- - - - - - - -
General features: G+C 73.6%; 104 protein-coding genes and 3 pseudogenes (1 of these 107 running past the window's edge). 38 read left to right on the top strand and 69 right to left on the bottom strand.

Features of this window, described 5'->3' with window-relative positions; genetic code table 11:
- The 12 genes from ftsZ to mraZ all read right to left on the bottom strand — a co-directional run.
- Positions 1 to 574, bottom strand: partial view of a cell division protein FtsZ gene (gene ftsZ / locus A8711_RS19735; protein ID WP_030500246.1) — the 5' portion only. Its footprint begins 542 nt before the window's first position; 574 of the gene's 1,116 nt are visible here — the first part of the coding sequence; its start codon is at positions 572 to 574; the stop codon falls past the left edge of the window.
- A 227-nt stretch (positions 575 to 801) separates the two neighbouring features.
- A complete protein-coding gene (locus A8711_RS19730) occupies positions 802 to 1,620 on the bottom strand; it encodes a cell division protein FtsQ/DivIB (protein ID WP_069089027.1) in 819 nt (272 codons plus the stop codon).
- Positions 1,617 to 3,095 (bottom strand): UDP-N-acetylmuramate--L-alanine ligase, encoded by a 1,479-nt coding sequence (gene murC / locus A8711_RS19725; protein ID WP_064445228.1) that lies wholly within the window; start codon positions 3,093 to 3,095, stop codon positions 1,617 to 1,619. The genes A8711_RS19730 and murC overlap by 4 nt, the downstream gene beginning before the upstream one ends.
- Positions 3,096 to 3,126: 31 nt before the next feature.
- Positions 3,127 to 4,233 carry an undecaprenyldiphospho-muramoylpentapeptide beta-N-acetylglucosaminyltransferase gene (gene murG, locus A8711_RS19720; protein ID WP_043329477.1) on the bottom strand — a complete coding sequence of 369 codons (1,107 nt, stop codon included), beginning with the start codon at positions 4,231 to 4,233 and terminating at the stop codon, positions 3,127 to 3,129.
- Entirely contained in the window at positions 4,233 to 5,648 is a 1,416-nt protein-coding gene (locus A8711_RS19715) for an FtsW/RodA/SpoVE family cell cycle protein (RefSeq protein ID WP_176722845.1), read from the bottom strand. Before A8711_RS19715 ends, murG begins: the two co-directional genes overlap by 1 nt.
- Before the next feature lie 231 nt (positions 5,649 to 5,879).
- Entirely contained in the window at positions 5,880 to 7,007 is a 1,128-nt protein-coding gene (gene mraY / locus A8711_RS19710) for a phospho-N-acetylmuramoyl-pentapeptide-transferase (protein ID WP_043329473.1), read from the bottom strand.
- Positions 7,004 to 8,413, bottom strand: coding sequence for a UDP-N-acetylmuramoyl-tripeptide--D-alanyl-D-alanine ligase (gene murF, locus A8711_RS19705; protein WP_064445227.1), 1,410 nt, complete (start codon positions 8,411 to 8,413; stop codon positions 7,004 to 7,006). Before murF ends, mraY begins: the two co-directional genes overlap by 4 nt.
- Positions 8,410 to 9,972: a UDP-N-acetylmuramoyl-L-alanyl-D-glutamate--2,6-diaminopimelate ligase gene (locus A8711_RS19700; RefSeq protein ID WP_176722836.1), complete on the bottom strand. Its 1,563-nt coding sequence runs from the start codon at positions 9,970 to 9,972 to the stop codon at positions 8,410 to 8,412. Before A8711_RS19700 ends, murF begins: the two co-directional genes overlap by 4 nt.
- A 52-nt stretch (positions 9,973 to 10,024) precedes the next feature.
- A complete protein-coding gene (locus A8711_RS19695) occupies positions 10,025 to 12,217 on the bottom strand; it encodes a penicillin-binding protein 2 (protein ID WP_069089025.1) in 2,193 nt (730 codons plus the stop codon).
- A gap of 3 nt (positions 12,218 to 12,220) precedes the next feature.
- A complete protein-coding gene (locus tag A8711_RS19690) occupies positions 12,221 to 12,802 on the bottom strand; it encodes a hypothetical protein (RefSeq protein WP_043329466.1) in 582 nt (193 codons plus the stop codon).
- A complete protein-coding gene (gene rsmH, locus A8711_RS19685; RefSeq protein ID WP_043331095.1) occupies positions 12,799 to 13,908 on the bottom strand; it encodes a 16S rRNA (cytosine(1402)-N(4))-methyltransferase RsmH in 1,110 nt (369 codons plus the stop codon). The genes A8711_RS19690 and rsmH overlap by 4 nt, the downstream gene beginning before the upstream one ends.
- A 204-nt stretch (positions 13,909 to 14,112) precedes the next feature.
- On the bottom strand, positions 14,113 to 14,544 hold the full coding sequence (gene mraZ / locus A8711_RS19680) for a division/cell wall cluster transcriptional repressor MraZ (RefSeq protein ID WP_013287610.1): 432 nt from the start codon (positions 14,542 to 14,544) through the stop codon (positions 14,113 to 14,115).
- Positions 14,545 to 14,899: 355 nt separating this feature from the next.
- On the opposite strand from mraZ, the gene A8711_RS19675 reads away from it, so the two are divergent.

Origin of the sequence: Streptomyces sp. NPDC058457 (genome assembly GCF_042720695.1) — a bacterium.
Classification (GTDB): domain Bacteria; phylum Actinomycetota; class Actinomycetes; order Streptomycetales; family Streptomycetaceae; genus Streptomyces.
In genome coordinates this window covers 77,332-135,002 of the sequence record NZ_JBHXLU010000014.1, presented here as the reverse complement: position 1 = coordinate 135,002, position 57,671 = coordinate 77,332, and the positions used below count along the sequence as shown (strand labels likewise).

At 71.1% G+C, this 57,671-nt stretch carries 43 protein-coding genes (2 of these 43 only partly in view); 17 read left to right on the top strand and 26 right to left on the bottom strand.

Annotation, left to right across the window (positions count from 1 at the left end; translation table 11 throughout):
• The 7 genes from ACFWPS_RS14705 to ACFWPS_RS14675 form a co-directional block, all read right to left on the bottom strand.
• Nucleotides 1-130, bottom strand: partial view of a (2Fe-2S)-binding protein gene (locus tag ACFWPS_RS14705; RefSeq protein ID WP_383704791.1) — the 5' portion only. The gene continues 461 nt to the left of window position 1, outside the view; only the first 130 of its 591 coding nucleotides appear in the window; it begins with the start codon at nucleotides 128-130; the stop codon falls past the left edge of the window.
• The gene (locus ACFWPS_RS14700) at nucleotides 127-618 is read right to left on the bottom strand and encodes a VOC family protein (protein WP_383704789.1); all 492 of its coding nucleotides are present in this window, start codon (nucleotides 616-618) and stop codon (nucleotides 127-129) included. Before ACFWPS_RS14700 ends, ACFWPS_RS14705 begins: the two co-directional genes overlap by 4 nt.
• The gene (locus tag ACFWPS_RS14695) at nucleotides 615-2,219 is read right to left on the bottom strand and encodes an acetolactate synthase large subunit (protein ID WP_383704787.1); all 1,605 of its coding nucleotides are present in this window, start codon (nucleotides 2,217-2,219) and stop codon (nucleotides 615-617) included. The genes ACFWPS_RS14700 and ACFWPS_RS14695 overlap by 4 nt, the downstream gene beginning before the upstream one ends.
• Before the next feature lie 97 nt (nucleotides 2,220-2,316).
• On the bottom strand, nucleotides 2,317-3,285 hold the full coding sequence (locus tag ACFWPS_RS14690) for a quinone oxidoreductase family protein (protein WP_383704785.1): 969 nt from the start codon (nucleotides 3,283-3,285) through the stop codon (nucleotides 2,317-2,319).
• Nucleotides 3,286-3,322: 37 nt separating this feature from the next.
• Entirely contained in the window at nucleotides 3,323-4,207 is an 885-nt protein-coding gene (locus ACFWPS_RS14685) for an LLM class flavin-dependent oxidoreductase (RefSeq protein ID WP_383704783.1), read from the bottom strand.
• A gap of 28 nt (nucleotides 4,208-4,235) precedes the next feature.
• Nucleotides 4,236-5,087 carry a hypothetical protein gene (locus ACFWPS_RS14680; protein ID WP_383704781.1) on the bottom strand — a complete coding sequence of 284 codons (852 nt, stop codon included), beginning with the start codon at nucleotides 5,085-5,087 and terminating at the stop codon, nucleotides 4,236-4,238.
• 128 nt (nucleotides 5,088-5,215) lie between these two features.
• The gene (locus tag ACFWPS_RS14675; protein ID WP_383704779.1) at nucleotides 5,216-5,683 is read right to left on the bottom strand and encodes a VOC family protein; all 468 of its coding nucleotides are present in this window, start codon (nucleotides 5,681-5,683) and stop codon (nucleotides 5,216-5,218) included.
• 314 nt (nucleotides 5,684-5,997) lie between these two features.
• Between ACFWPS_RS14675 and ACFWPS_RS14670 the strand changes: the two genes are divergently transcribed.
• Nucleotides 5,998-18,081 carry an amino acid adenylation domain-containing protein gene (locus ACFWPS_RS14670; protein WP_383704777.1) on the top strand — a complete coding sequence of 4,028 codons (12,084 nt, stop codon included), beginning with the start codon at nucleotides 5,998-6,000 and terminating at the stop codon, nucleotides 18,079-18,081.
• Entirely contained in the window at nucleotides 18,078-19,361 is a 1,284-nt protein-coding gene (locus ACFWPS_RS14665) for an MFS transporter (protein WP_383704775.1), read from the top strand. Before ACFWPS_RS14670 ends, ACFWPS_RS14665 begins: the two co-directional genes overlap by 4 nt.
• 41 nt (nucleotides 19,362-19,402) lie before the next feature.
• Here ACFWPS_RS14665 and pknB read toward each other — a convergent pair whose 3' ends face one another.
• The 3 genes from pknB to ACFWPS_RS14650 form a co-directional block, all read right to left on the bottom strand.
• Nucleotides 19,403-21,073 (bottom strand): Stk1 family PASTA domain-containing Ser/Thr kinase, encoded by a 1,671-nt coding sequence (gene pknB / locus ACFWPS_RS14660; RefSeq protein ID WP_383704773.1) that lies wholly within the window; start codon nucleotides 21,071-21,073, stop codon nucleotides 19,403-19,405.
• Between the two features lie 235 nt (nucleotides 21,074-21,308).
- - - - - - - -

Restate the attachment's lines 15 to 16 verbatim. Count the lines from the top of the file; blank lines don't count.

- A 52-nt stretch (positions 9,973 to 10,024) precedes the next feature.
- A complete protein-coding gene (locus A8711_RS19695) occupies positions 10,025 to 12,217 on the bottom strand; it encodes a penicillin-binding protein 2 (protein ID WP_069089025.1) in 2,193 nt (730 codons plus the stop codon).